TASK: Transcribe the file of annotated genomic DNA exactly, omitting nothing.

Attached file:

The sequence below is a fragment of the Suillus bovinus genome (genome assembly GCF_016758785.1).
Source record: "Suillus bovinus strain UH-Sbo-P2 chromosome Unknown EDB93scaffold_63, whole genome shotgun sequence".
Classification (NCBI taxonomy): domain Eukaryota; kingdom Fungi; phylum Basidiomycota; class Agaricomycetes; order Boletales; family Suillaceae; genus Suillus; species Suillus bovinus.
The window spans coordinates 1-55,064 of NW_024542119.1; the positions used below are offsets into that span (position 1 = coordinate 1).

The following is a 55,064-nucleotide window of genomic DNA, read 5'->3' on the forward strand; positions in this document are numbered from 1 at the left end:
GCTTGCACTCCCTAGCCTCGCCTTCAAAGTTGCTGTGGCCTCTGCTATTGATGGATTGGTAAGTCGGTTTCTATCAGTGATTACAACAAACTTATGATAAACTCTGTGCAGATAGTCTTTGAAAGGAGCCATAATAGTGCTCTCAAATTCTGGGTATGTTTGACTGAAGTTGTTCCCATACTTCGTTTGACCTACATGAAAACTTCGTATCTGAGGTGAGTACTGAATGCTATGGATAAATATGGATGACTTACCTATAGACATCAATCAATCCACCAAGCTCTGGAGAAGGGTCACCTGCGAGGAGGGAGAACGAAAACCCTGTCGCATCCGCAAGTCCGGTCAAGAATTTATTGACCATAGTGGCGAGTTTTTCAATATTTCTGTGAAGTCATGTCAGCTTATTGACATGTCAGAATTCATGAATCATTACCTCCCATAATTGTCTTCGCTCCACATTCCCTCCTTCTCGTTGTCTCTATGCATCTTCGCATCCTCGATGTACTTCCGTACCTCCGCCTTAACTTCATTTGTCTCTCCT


The sequence below is a fragment of the Suillus bovinus genome (genome assembly GCF_016758785.1).
Source record: "Suillus bovinus strain UH-Sbo-P2 chromosome Unknown EDB93scaffold_63, whole genome shotgun sequence".
Classification (NCBI taxonomy): domain Eukaryota; kingdom Fungi; phylum Basidiomycota; class Agaricomycetes; order Boletales; family Suillaceae; genus Suillus; species Suillus bovinus.
The window spans coordinates 1-55,064 of NW_024542119.1; the positions used below are offsets into that span (position 1 = coordinate 1).

The following is a 55,064-nucleotide window of genomic DNA, read 5'->3' on the forward strand; positions in this document are numbered from 1 at the left end:
GCTTGCACTCCCTAGCCTCGCCTTCAAAGTTGCTGTGGCCTCTGCTATTGATGGATTGGTAAGTCGGTTTCTATCAGTGATTACAACAAACTTATGATAAACTCTGTGCAGATAGTCTTTGAAAGGAGCCATAATAGTGCTCTCAAATTCTGGGTATGTTTGACTGAAGTTGTTCCCATACTTCGTTTGACCTACATGAAAACTTCGTATCTGAGGTGAGTACTGAATGCTATGGATAAATATGGATGACTTACCTATAGACATCAATCAATCCACCAAGCTCTGGAGAAGGGTCACCTGCGAGGAGGGAGAACGAAAACCCTGTCGCATCCGCAAGTCCGGTCAAGAATTTATTGACCATAGTGGCGAGTTTTTCAATATTTCTGTGAAGTCATGTCAGCTTATTGACATGTCAGAATTCATGAATCATTACCTCCCATAATTGTCTTCGCTCCACATTCCCTCCTTCTCGTTGTCTCTATGCATCTTCGCATCCTCGATGTACTTCCGTACCTCCGCCTTAACTTCATTTGTCTCTCCT